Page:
Re: [PATCH 1/4] rebase -i: demonstrate obscure loose object cache bug
Ævar Arnfjörð Bjarmason
Johannes Schindelin via GitGitGadget
Junio C Hamano
Johannes Schindelin
Jeff King
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2019-03-13 16:53:21 UTC
On Wed, Mar 13, 2019 at 12:35:16PM -0400, Jeff King wrote:

> On Wed, Mar 13, 2019 at 05:11:44PM +0100, Ævar Arnfjörð Bjarmason wrote:
> > > And this is where the loose object cache interferes with this feature:
> > > if *some* loose object was read whose hash shares the same first two
> > > digits with a commit that was not yet created when that loose object was
> > > created, then we fail to find that new commit by its short name in
> > > `get_oid()`, and the interactive rebase fails with an obscure error
> > > message like:
> > >
> > > 	error: invalid line 1: pick 6568fef
> > > 	error: please fix this using 'git rebase --edit-todo'.
> Are we 100% sure this part is necessary? From my understanding of the
> problem, even without any ambiguity get_oid() could fail due to just
> plain not finding the object in question.

Sorry, I was being dumb. We do need a two-digit collision, not because
we need an ambiguity, but because the loose-object cache is filled in
one directory at a time. So we must be unlucky enough to hit the same
directory twice, and using these objects ensures that unluckiness. And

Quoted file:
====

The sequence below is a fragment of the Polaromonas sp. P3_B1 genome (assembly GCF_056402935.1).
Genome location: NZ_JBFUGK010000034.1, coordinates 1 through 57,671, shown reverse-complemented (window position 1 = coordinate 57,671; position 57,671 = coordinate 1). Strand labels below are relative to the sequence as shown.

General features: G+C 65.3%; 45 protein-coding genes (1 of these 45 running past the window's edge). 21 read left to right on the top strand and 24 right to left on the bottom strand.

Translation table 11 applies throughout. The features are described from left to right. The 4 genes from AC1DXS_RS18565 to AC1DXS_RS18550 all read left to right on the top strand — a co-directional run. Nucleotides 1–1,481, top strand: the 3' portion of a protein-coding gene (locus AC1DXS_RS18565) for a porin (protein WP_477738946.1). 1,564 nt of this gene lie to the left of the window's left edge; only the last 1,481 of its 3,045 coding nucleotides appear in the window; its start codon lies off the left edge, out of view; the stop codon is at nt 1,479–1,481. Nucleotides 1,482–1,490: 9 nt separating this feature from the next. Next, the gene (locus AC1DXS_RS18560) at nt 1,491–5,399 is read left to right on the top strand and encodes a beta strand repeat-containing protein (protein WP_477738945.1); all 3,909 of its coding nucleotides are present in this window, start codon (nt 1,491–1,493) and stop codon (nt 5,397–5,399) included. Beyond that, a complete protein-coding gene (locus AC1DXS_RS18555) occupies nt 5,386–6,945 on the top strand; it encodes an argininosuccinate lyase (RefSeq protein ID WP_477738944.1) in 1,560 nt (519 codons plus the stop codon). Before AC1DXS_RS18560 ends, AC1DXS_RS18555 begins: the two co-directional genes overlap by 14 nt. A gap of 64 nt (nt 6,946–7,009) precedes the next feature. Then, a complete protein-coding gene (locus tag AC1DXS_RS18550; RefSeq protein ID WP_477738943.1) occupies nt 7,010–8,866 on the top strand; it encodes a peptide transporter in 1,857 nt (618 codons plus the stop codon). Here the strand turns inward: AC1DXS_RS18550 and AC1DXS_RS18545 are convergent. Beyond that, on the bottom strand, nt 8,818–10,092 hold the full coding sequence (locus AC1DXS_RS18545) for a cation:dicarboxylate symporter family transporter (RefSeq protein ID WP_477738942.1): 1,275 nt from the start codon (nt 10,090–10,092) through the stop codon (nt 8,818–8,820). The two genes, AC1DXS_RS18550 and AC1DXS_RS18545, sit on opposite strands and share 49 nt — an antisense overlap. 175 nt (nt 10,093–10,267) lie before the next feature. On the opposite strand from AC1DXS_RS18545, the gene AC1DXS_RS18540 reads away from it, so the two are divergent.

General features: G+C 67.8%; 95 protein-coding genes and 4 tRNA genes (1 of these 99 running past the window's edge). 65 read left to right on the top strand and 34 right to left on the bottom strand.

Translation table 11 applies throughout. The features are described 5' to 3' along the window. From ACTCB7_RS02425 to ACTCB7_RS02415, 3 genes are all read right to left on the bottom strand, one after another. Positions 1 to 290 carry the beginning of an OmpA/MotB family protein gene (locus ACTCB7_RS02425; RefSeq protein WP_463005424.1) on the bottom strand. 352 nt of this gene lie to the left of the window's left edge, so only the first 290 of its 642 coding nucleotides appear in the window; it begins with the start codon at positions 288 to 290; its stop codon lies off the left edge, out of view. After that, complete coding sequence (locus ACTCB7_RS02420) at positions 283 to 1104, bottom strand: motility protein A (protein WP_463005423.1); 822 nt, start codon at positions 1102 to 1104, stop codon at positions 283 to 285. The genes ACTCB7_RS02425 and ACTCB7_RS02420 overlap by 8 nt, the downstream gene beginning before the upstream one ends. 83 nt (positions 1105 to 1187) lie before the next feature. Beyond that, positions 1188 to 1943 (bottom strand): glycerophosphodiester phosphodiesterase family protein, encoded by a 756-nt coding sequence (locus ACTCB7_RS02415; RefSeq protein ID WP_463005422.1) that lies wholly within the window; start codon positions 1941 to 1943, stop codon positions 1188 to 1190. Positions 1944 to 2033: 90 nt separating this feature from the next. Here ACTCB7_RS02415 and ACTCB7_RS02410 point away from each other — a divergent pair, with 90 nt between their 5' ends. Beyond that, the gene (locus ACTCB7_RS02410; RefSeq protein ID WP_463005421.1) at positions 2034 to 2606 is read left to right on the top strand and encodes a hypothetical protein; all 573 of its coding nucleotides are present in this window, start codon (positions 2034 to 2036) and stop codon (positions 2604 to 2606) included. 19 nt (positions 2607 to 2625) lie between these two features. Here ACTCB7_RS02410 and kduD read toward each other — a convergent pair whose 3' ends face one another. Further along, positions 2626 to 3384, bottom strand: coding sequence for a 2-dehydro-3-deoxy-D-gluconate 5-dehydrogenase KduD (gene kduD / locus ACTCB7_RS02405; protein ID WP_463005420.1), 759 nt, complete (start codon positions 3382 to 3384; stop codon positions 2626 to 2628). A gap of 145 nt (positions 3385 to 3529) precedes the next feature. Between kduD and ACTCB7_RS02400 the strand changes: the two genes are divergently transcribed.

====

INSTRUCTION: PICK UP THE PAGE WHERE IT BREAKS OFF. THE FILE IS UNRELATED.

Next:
the commit message does describe this.

If we didn't want to depend on a particular hash, we could simply do it
N times, where N is enough to get us any two entries which collide in
the first byte. By the birthday paradox, that's 50% at only 2^4. But 50%
is not very good odds for the test working. You'd need 257 iterations to
ensure a collision by the pigeon-hole principle. That's enough that I
kind of prefer the found collision here, even if we'll have to update it
for a new hash (it is correctly marked with SHA1, so I don't think
finding it later will be a problem).

By the way, while reading the test more carefully, I did notice two
funny things:

> +test_expect_failure SHA1 'loose object cache vs re-reading todo list' '
> +	GIT_REBASE_TODO=.git/rebase-merge/git-rebase-todo &&
> +	export GIT_REBASE_TODO &&
> +	write_script <<-\EOS &&
> +	# For values 5 and 6, this yields SHA-1s with the same first two digits
> +	echo "pick $(git rev-parse --short \
> +		$(printf "%s\\n" \
> +			"tree $EMPTY_TREE" \
> +			"author A U Thor <> $1 +0000" \
> +			"committer A U Thor <> $1 +0000" \
> +			"" \
> +			"$1" |
> +		  git hash-object -t commit -w --stdin))" >>$GIT_REBASE_TODO

Here we redirect the output into $GIT_REBASE_TODO, not stdout.

> +	shift
> +	test -z "$*" ||
> +	echo "exec $0 $*" >>$GIT_REBASE_TODO

And here we do the same thing. That second redirection is unnecessary.

I also find it interesting that it iterates over its arguments by
recursive processes. Wouldn't:

  for i in "$@"; do
	echo "pick ..." >>$GIT_REBASE_TODO

be a bit more efficient (as well as more obvious?).